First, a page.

Eye in 1842
Eye, Suffolk, is in the hundred of Hartismere, about 20 miles north of Ipswich. It is on a feeder of the river Waveney, now a mere rivulet, but probably navigable at a former though very remote period. Small rudders and other tackle belonging to boats are said by Leland to have been dug up from time to time by the monks of Eye, in clearing out the ditches.
The town was incorporated by King John, and sent two members to parliament from the time of Elizabeth to the passing of the Reform Act, when it was reduced to one member. There are some slight remains of the castle, belonging to the Malet family, one of whom founded at Eye a small Benedictine priory, whose yearly revenues at the dissolution were £184, 9 shillings and 7¾ pence clear. There are some remains of the monastic buildings, now used as stables, on the east side of the town. The streets of Eye are irregularly laid out and narrow, and the houses are mean.
The church is handsome and spacious, with a fine tower of perpendicular character : there are Baptist and Wesleyan meeting-houses. The area of the borough and parish is 2,370 acres ; the population in 1831 was 2,313. There is little trade, and no manufacture, except a trifling one of lace. The general market is on Saturday, the corn-market on Tuesday, and there are two yearly fairs.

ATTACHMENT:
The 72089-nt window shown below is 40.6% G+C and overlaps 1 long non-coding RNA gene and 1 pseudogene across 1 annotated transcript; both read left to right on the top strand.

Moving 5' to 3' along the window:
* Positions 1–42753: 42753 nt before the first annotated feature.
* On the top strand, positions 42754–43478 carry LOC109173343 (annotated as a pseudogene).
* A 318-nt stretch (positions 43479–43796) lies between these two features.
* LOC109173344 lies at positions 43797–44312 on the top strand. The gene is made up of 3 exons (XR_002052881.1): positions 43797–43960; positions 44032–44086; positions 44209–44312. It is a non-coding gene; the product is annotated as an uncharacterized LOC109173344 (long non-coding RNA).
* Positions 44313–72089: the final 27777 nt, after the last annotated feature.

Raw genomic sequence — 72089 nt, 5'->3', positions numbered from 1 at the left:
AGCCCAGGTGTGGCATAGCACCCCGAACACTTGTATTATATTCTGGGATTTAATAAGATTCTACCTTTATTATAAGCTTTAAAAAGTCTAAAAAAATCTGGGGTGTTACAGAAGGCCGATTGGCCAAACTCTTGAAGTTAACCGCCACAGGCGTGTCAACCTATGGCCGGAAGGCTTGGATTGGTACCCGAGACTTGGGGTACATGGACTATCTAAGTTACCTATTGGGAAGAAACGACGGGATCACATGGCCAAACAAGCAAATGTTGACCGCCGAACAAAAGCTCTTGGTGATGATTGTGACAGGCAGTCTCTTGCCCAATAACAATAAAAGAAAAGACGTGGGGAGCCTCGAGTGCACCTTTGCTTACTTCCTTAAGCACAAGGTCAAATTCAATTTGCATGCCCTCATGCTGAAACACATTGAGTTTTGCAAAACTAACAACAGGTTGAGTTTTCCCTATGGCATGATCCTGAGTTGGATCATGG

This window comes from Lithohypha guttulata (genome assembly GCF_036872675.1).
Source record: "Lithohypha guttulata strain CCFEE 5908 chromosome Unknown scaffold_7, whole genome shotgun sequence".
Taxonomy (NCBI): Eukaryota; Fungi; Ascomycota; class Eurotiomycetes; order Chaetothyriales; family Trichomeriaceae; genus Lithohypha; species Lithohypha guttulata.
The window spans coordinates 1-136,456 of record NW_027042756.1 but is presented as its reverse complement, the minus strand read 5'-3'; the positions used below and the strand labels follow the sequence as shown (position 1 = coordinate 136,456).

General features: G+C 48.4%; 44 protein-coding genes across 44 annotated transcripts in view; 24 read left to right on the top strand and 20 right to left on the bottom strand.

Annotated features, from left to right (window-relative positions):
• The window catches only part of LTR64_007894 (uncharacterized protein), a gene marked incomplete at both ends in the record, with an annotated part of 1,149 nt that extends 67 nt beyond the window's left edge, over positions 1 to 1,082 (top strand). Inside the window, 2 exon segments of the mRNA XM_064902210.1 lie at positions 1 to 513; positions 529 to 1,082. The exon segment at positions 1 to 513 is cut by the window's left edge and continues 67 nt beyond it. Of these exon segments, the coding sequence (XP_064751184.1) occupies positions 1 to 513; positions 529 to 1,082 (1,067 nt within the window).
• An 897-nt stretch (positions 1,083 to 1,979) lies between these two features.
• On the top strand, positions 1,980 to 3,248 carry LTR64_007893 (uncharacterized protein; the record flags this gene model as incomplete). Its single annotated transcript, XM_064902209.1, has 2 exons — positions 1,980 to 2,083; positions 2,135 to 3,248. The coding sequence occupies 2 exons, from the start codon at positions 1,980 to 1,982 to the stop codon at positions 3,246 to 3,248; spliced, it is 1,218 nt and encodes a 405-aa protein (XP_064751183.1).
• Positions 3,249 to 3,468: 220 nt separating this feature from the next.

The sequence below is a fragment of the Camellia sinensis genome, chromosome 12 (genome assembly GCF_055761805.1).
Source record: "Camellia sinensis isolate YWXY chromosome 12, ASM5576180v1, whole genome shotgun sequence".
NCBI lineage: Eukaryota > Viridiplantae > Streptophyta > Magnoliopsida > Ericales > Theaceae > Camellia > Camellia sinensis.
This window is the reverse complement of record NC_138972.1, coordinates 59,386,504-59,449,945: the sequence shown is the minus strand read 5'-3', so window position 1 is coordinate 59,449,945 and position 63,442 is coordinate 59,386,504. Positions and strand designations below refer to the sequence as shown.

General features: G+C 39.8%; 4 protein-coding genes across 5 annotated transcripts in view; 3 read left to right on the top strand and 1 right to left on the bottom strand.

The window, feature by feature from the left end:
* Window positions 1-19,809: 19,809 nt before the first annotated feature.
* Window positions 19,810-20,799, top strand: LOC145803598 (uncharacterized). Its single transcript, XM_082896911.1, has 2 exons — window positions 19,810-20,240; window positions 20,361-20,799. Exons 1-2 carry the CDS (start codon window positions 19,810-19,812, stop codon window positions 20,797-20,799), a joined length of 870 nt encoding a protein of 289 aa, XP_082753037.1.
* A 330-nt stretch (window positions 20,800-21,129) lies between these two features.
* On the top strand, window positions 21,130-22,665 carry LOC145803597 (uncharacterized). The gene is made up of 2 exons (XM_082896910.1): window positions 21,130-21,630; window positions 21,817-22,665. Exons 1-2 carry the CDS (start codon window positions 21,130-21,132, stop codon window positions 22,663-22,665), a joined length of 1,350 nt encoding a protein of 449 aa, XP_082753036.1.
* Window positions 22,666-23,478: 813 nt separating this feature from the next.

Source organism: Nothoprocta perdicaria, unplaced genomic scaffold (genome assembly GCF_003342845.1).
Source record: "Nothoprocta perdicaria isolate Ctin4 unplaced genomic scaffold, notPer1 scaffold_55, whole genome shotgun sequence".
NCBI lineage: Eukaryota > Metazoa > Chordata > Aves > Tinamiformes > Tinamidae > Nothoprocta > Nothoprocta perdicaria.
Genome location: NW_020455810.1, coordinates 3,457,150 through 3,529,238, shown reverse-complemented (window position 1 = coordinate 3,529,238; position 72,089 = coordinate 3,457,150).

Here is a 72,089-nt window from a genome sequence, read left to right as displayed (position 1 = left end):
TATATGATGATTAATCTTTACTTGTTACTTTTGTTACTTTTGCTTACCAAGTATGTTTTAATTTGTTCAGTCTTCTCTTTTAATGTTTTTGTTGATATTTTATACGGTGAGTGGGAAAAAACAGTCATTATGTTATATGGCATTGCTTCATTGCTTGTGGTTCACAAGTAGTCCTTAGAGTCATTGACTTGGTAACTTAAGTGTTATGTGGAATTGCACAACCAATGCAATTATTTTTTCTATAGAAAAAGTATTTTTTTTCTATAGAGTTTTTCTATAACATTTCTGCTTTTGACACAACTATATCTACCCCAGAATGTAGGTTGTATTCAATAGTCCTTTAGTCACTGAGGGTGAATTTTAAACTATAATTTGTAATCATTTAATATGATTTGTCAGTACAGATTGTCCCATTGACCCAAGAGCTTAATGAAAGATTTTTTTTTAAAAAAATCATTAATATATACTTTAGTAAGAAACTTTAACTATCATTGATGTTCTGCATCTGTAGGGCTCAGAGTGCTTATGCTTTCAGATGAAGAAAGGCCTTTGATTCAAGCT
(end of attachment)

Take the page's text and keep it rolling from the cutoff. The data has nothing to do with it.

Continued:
The municipal boundaries are coincident with the parish of Eye. Before the passing of the Municipal Reform Act, the municipal authorities had no exclusive jurisdiction ; no sessions were held, and the court of record had long gone into disuse ; under the Municipal Reform Act, the borough has 4 aldermen and 12 councillors, but is not to have a commission of the peace except on petition and grant. By the Boundary Act the adjacent parishes of Hoxne, Denham, Redlingfield, Occold, Thorndon Braisworth, Yaxley, Thrandiston, Broome, and Oakley were, for parliamentary purposes, added to the borough, which thus includes an extensive rural district, about 20,000 acres with a population in 1831 of 7,015. The number of voters on the register in 1835-6 was 278 ; in 1839-40, 332. The living of Eye is a vicarage, of the clear yearly value of £331, with a glebe-house, in the rural deanery of Hartismere, archdeaconry of Suffolk, and diocese of Norfolk. There were in the borough and parish in 1833, two dame-schools, with about 60 children ; four other day-schools, with 99 children, 47 boys and 52 girls ; and three Sunday-schools with about 280 children of both sexes. One of the day-schools is partly supported by an endowment and a grant from the corporation.